writers-blockOvercoming resistance – One of the toughest pieces of baggage students bring with them, and I mean Samsonite tough here, is their resistance to writing. They don’t like it. They think it is all meaningless drivel that will earn them a poor grade no matter how hard they work and they don’t see its purpose to their education or life. They have been told over and over (through explicit and implicit feedback) that they have nothing of value to say. Reading and sharing literacy  narratives can help students join an academic conversation. They do have something to say about this topic and even if their words reinforce and echo the words of others it is still an entry point – maybe the first opportunity they have ever had.

Success – Joining that conversation successfully is a tremendous event for many struggling writers. Learning that you are not alone with your frustrations and challenges is huge but when others read your words and affirm that what you wrote had value and interest is often a tremendous turning point for these writers. This may be the first success they have had with their writing.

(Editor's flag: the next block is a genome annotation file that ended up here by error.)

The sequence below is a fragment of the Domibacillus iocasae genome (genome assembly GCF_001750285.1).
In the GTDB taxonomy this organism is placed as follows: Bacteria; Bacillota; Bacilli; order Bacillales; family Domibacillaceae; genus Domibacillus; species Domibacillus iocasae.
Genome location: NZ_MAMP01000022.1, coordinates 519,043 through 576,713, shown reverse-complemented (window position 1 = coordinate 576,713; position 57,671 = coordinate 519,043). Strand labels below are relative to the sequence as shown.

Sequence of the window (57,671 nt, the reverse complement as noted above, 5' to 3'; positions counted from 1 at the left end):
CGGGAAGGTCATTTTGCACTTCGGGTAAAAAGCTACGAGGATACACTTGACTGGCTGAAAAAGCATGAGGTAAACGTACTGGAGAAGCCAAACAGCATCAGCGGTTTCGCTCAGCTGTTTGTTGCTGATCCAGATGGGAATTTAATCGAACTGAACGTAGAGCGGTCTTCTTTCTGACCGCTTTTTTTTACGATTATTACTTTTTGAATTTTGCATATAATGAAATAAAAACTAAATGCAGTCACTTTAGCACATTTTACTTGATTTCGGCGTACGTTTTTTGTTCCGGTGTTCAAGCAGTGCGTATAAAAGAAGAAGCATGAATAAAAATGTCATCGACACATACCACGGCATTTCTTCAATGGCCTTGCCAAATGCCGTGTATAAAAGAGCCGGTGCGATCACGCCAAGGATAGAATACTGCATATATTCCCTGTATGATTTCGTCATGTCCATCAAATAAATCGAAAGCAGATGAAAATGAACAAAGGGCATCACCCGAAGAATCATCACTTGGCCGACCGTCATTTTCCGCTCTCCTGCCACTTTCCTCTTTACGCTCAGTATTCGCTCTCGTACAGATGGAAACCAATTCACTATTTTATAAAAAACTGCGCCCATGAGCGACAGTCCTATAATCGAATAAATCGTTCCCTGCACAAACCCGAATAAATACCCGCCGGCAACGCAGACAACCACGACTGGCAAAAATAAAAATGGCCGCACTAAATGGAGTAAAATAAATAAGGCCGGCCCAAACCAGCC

Connecting – Even those students who do not bring a lot of baggage to unpack, literacy narratives can be a powerful learning tool. Beginning with their own as well as studying the work of their peers and the many published narratives available in print and online also offers writers the opportunity to look for the larger threads that run through this vast body of writing. What can we learn about writing, learning, and humanity from these stories? There are infinite possibilities from explorations of culture and social justice and so much more.

Purpose – One of my favorite ways to use the literacy narrative is to use it as an ongoing tool to record and reflect on the many ways that students interact with language in their personal, academic, and professional lives. I use the literacy narrative as an active demonstration of the uses of language for thinking, learning, and communicating. It is also a powerful stepping stone to studying (or creating) the literacy narratives of professionals in their field to understand the many purposes of writing.